A pitched battle between the imperial and revolutionary armies in 1911

On 12 February 1912, after rounds of negotiations, Longyu issued an imperial edict bringing about the abdication of the child emperor Puyi. This brought an end to over 2,000 years of Imperial China and began an extended period of instability of warlord factionalism. The unorganized political and economic systems combined with a widespread criticism of Chinese culture led to questioning and doubt about the future. Some Qing loyalists organized themselves as "Royalist Party", and tried to use militant activism and open rebellions to restore the monarchy, but to no avail.[89] In July 1917, there was an abortive attempt to restore the Qing dynasty led by Zhang Xun, which was quickly reversed by republican troops. Puyi are allowed to live in the Forbidden city after his abdication until the Beijing Coup happened in 1924, which general Feng Yuxiang forced Puyi to move out from the forbidden city. Puyi then moved to Japanese concession in Tianjin. In the 1930s, the Empire of Japan invaded Northeast China and founded Manchukuo in 1932, with Puyi as its emperor. After the invasion by the Soviet Union, Manchukuo fell in 1945.


A Qing dynasty mandarin

The early Qing emperors adopted the bureaucratic structures and institutions from the preceding Ming dynasty but split rule between Han Chinese and Manchus, with some positions also given to Mongols.[90] Like previous dynasties, the Qing recruited officials via the imperial examination system, until the system was abolished in 1905. The Qing divided the positions into civil and military positions, each having nine grades or ranks, each subdivided into a and b categories. Civil appointments ranged from an attendant to the emperor or a Grand Secretary in the Forbidden City (highest) to being a prefectural tax collector, deputy jail warden, deputy police commissioner, or tax examiner. Military appointments ranged from being a field marshal or chamberlain of the imperial bodyguard to a third class sergeant, corporal or a first or second class private.[91]

Central government agencies

The formal structure of the Qing government centered on the Emperor as the absolute ruler, who presided over six Boards (Ministries[c]), each headed by two presidents[d] and assisted by four vice presidents.[e] In contrast to the Ming system, however, Qing ethnic policy dictated that appointments were split between Manchu noblemen and Han officials who had passed the highest levels of the state examinations. The Grand Secretariat,[f] which had been an important policy-making body under the Ming, lost its importance during the Qing and evolved into an imperial chancery. The institutions which had been inherited from the Ming formed the core of the Qing "Outer Court", which handled routine matters and was located in the southern part of the Forbidden City.[citation needed]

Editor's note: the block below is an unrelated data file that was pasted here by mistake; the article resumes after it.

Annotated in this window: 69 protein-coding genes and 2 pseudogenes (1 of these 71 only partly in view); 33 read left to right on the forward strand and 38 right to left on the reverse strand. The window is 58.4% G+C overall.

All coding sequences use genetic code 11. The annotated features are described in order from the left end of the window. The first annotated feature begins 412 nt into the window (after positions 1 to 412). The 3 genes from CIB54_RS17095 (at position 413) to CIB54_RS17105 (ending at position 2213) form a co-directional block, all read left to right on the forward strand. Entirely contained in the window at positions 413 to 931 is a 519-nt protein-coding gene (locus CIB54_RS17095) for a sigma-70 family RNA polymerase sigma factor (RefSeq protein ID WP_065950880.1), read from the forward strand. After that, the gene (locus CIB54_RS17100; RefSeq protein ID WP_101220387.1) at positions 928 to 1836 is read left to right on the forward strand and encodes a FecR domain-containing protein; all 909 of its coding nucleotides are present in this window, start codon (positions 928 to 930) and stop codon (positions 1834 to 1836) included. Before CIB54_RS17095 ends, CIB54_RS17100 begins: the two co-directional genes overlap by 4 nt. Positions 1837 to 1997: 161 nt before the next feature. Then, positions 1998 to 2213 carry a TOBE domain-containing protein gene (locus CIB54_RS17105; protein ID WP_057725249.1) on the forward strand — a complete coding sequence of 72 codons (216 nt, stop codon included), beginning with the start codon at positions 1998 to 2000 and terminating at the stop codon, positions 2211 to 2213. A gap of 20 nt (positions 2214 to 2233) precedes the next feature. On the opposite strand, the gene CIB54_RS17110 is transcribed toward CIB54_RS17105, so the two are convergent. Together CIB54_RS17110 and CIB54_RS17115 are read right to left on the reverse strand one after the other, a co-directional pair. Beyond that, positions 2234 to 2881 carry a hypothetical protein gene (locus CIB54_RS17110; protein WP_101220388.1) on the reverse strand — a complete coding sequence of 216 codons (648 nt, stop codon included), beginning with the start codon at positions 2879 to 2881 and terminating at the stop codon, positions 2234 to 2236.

The emperor of China from The Universal Traveller

In order not to let the routine administration take over the running of the empire, the Qing emperors made sure that all important matters were decided in the "Inner Court", which was dominated by the imperial family and Manchu nobility and which was located in the northern part of the Forbidden City. The core institution of the inner court was the Grand Council.[g] It emerged in the 1720s under the reign of the Yongzheng Emperor as a body charged with handling Qing military campaigns against the Mongols, but soon took over other military and administrative duties, centralizing authority under the crown.[92] The Grand Councillors[h] served as a sort of privy council to the emperor.

2000–cash Da-Qing Baochao banknote from 1859

From the early Qing, the central government was characterized by a system of dual appointments by which each position in the central government had a Manchu and a Han Chinese assigned to it. The Han Chinese appointee was required to do the substantive work and the Manchu to ensure Han loyalty to Qing rule.[93]

A postage stamp from Yantai (Chefoo) in the Qing dynasty

There was also another government institution called Imperial Household Department which was unique to the Qing dynasty. It was established before the fall of the Ming, but it became mature only after 1661, following the death of the Shunzhi Emperor and the accession of his son, the Kangxi Emperor.[94] The department's original purpose was to manage the internal affairs of the imperial family and the activities of the inner palace (in which tasks it largely replaced eunuchs), but it also played an important role in Qing relations with Tibet and Mongolia, engaged in trading activities (jade, ginseng, salt, furs, etc.), managed textile factories in the Jiangnan region, and even published books.[95] Relations with the Salt Superintendents and salt merchants, such as those at Yangzhou, were particularly lucrative, especially since they were direct, and did not go through absorptive layers of bureaucracy. The department was manned by booi,[i] or "bondservants," from the Upper Three Banners.[96] By the 19th century, it managed the activities of at least 56 subagencies.[94][97]